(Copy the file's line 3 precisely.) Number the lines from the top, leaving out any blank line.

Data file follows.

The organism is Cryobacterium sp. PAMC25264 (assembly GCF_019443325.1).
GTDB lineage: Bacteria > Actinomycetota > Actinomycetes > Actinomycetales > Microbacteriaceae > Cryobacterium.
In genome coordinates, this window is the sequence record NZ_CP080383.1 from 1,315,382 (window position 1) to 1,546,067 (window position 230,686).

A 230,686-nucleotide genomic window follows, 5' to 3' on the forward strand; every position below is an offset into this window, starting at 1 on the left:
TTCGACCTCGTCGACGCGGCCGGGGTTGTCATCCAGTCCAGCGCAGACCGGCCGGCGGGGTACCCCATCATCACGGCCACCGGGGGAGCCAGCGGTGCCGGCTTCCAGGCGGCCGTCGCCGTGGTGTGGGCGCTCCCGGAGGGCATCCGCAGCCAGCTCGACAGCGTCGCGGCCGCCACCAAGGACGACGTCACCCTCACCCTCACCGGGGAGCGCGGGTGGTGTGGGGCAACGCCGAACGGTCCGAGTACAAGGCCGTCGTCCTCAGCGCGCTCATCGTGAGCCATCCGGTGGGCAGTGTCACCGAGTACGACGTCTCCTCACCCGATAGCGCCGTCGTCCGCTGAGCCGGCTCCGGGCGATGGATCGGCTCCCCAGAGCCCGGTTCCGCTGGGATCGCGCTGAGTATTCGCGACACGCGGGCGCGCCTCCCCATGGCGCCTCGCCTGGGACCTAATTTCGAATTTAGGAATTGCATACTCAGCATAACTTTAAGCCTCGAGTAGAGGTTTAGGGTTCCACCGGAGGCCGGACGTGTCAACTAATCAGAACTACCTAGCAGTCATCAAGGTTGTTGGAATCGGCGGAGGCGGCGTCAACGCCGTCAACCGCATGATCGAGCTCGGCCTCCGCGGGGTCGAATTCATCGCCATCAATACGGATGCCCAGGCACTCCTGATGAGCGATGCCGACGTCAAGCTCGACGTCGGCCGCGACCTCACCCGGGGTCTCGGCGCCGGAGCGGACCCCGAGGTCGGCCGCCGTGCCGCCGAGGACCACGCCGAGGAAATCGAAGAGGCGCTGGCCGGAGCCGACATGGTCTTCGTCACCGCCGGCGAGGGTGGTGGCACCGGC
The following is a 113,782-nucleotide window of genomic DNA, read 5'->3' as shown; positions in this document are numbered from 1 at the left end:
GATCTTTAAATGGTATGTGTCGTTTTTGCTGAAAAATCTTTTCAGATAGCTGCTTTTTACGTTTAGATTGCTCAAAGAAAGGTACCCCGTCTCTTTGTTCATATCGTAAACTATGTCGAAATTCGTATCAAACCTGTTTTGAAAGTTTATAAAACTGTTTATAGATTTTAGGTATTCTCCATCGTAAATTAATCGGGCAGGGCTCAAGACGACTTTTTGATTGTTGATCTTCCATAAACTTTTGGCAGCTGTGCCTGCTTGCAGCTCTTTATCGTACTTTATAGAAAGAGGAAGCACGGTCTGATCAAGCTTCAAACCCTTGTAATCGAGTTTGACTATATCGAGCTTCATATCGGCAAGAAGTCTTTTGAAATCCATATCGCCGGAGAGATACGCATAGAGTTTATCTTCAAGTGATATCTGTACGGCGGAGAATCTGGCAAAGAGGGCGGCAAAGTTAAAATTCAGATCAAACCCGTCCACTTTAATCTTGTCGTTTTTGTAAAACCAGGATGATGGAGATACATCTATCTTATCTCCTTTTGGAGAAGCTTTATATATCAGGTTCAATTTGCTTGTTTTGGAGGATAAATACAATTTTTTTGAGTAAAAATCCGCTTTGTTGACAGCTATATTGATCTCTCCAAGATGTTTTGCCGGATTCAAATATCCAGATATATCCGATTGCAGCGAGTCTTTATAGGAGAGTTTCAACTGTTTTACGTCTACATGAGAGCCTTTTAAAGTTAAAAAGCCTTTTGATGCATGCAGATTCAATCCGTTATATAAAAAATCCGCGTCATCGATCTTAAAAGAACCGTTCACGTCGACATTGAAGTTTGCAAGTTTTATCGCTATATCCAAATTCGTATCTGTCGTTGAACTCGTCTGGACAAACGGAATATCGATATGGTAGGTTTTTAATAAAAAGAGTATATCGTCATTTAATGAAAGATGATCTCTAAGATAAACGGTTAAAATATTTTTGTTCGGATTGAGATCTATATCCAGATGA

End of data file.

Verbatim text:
In genome coordinates, this window is the sequence record NZ_CP080383.1 from 1,315,382 (window position 1) to 1,546,067 (window position 230,686).